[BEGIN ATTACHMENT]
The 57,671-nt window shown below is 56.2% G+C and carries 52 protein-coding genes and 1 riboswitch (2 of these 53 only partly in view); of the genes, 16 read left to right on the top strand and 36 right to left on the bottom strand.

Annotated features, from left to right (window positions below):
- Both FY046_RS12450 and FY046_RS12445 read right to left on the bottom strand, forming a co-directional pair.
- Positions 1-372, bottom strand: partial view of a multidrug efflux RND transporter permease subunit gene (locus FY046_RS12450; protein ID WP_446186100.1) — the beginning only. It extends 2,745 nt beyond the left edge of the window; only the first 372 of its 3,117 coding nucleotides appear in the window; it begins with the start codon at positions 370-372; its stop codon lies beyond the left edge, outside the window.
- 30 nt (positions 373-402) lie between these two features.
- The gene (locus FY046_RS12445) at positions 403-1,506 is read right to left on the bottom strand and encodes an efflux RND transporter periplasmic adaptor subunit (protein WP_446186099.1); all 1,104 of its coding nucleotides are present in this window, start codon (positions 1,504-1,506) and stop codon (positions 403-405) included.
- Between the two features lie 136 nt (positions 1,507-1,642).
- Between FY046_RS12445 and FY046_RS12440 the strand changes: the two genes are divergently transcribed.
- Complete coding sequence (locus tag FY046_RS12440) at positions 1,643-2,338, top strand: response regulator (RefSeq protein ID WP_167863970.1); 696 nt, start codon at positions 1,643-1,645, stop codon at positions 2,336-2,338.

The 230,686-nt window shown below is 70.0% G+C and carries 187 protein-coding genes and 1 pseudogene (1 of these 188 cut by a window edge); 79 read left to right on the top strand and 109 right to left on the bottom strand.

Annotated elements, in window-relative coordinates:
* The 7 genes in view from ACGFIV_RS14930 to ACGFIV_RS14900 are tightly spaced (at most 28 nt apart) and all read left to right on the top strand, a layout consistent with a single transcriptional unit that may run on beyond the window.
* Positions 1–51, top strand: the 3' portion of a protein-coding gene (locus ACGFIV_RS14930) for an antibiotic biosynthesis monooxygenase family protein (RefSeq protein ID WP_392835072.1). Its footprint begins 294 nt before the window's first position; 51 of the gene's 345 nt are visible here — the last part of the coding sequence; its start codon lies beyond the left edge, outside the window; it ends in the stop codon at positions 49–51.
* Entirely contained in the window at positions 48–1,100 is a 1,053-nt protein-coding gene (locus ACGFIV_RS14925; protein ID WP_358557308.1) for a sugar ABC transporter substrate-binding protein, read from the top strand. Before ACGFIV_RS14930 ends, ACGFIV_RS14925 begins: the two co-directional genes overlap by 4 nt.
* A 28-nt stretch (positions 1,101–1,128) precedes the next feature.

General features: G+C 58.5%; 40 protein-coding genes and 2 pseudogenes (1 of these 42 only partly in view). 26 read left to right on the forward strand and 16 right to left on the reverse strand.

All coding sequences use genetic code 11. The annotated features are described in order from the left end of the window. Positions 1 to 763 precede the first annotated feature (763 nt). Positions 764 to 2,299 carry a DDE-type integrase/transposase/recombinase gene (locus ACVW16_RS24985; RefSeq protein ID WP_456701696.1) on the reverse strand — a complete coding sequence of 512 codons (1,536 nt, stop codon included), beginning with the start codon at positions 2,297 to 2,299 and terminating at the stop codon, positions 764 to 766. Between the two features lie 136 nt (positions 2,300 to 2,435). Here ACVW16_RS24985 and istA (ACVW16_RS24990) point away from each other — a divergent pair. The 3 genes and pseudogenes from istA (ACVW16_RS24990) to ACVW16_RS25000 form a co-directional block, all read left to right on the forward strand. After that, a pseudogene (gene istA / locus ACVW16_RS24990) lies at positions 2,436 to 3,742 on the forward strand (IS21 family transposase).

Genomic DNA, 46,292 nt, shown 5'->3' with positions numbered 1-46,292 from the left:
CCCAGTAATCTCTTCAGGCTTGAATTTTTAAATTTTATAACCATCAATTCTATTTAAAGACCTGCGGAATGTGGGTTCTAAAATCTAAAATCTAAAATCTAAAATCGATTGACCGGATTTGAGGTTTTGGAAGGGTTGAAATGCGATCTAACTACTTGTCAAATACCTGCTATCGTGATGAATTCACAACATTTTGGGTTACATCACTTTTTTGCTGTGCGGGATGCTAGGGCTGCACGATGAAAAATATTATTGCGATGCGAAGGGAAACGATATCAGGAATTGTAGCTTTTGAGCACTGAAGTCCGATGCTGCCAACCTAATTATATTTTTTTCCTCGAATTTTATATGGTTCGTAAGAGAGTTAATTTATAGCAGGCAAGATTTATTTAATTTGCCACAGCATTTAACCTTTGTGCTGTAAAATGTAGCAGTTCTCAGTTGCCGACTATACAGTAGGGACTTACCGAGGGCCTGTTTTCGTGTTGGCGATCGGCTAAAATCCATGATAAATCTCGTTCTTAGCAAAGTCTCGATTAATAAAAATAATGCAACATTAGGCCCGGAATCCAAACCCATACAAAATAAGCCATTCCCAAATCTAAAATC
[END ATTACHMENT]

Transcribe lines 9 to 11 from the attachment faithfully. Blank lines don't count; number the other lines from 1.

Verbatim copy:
- Complete coding sequence (locus tag FY046_RS12440) at positions 1,643-2,338, top strand: response regulator (RefSeq protein ID WP_167863970.1); 696 nt, start codon at positions 1,643-1,645, stop codon at positions 2,336-2,338.

The 230,686-nt window shown below is 70.0% G+C and carries 187 protein-coding genes and 1 pseudogene (1 of these 188 cut by a window edge); 79 read left to right on the top strand and 109 right to left on the bottom strand.

Annotated elements, in window-relative coordinates: